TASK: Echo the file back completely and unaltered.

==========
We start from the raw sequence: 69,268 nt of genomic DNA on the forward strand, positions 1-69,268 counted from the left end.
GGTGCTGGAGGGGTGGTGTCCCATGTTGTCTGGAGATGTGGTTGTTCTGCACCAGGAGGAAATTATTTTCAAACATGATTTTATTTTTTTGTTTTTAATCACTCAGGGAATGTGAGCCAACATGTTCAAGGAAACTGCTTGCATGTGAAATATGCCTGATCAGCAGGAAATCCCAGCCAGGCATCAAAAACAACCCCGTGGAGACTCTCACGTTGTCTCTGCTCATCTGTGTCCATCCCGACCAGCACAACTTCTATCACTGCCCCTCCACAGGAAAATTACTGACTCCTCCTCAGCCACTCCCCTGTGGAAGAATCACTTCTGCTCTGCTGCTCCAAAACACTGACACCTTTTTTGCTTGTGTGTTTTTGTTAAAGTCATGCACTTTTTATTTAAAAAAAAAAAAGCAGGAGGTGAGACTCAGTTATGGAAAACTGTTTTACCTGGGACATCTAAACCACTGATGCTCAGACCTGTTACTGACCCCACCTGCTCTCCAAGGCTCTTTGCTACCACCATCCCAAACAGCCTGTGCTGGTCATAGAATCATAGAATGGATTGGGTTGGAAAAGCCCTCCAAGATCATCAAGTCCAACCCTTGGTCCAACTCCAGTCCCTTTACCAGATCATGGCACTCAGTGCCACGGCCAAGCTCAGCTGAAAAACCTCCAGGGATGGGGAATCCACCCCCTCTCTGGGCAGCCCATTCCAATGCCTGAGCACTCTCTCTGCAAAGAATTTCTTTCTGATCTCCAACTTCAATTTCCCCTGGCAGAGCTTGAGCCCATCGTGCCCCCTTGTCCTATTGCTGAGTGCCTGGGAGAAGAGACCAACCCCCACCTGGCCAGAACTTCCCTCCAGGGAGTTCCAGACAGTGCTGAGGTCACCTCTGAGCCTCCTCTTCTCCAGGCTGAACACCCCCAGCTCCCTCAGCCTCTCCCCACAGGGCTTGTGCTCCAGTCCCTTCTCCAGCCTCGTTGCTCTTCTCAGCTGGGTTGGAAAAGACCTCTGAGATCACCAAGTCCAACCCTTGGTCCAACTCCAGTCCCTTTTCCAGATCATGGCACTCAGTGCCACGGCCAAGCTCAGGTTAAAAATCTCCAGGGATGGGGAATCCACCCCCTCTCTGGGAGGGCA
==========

We start from the raw sequence: 69,268 nt of genomic DNA on the forward strand, positions 1-69,268 counted from the left end.
GGTGCTGGAGGGGTGGTGTCCCATGTTGTCTGGAGATGTGGTTGTTCTGCACCAGGAGGAAATTATTTTCAAACATGATTTTATTTTTTTGTTTTTAATCACTCAGGGAATGTGAGCCAACATGTTCAAGGAAACTGCTTGCATGTGAAATATGCCTGATCAGCAGGAAATCCCAGCCAGGCATCAAAAACAACCCCGTGGAGACTCTCACGTTGTCTCTGCTCATCTGTGTCCATCCCGACCAGCACAACTTCTATCACTGCCCCTCCACAGGAAAATTACTGACTCCTCCTCAGCCACTCCCCTGTGGAAGAATCACTTCTGCTCTGCTGCTCCAAAACACTGACACCTTTTTTGCTTGTGTGTTTTTGTTAAAGTCATGCACTTTTTATTTAAAAAAAAAAAAGCAGGAGGTGAGACTCAGTTATGGAAAACTGTTTTACCTGGGACATCTAAACCACTGATGCTCAGACCTGTTACTGACCCCACCTGCTCTCCAAGGCTCTTTGCTACCACCATCCCAAACAGCCTGTGCTGGTCATAGAATCATAGAATGGATTGGGTTGGAAAAGCCCTCCAAGATCATCAAGTCCAACCCTTGGTCCAACTCCAGTCCCTTTACCAGATCATGGCACTCAGTGCCACGGCCAAGCTCAGCTGAAAAACCTCCAGGGATGGGGAATCCACCCCCTCTCTGGGCAGCCCATTCCAATGCCTGAGCACTCTCTCTGCAAAGAATTTCTTTCTGATCTCCAACTTCAATTTCCCCTGGCAGAGCTTGAGCCCATCGTGCCCCCTTGTCCTATTGCTGAGTGCCTGGGAGAAGAGACCAACCCCCACCTGGCCAGAACTTCCCTCCAGGGAGTTCCAGACAGTGCTGAGGTCACCTCTGAGCCTCCTCTTCTCCAGGCTGAACACCCCCAGCTCCCTCAGCCTCTCCCCACAGGGCTTGTGCTCCAGTCCCTTCTCCAGCCTCGTTGCTCTTCTCAGCTGGGTTGGAAAAGACCTCTGAGATCACCAAGTCCAACCCTTGGTCCAACTCCAGTCCCTTTTCCAGATCATGGCACTCAGTGCCACGGCCAAGCTCAGGTTAAAAATCTCCAGGGATGGGGAATCCACCCCCTCTCTGGGAGGGCA